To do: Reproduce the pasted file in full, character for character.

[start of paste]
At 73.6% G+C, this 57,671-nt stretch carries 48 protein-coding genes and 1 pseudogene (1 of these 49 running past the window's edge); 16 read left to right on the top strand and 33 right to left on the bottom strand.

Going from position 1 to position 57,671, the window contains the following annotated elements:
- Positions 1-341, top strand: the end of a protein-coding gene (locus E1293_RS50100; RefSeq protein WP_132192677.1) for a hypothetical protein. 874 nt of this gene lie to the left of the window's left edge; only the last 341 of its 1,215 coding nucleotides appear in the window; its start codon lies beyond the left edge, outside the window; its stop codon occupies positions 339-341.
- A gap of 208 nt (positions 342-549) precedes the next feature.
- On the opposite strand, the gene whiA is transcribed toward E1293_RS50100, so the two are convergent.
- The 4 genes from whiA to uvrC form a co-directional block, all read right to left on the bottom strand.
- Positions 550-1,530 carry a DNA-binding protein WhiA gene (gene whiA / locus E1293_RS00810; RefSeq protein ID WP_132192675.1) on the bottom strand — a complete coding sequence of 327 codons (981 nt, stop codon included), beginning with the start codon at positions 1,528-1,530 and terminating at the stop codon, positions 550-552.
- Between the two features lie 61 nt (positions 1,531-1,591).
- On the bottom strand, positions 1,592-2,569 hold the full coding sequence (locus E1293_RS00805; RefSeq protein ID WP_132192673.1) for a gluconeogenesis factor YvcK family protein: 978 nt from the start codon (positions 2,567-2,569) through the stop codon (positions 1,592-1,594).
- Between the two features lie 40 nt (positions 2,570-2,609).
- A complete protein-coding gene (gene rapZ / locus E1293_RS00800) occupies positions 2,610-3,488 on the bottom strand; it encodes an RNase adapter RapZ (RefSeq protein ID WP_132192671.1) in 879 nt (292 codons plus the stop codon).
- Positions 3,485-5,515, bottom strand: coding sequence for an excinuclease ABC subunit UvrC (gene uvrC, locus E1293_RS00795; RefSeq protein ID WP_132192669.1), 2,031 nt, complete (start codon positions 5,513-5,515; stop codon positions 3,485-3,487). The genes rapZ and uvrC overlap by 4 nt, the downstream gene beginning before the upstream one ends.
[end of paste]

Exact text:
At 73.6% G+C, this 57,671-nt stretch carries 48 protein-coding genes and 1 pseudogene (1 of these 49 running past the window's edge); 16 read left to right on the top strand and 33 right to left on the bottom strand.

Going from position 1 to position 57,671, the window contains the following annotated elements:
- Positions 1-341, top strand: the end of a protein-coding gene (locus E1293_RS50100; RefSeq protein WP_132192677.1) for a hypothetical protein. 874 nt of this gene lie to the left of the window's left edge; only the last 341 of its 1,215 coding nucleotides appear in the window; its start codon lies beyond the left edge, outside the window; its stop codon occupies positions 339-341.
- A gap of 208 nt (positions 342-549) precedes the next feature.
- On the opposite strand, the gene whiA is transcribed toward E1293_RS50100, so the two are convergent.
- The 4 genes from whiA to uvrC form a co-directional block, all read right to left on the bottom strand.
- Positions 550-1,530 carry a DNA-binding protein WhiA gene (gene whiA / locus E1293_RS00810; RefSeq protein ID WP_132192675.1) on the bottom strand — a complete coding sequence of 327 codons (981 nt, stop codon included), beginning with the start codon at positions 1,528-1,530 and terminating at the stop codon, positions 550-552.
- Between the two features lie 61 nt (positions 1,531-1,591).
- On the bottom strand, positions 1,592-2,569 hold the full coding sequence (locus E1293_RS00805; RefSeq protein ID WP_132192673.1) for a gluconeogenesis factor YvcK family protein: 978 nt from the start codon (positions 2,567-2,569) through the stop codon (positions 1,592-1,594).
- Between the two features lie 40 nt (positions 2,570-2,609).
- A complete protein-coding gene (gene rapZ / locus E1293_RS00800) occupies positions 2,610-3,488 on the bottom strand; it encodes an RNase adapter RapZ (RefSeq protein ID WP_132192671.1) in 879 nt (292 codons plus the stop codon).
- Positions 3,485-5,515, bottom strand: coding sequence for an excinuclease ABC subunit UvrC (gene uvrC, locus E1293_RS00795; RefSeq protein ID WP_132192669.1), 2,031 nt, complete (start codon positions 5,513-5,515; stop codon positions 3,485-3,487). The genes rapZ and uvrC overlap by 4 nt, the downstream gene beginning before the upstream one ends.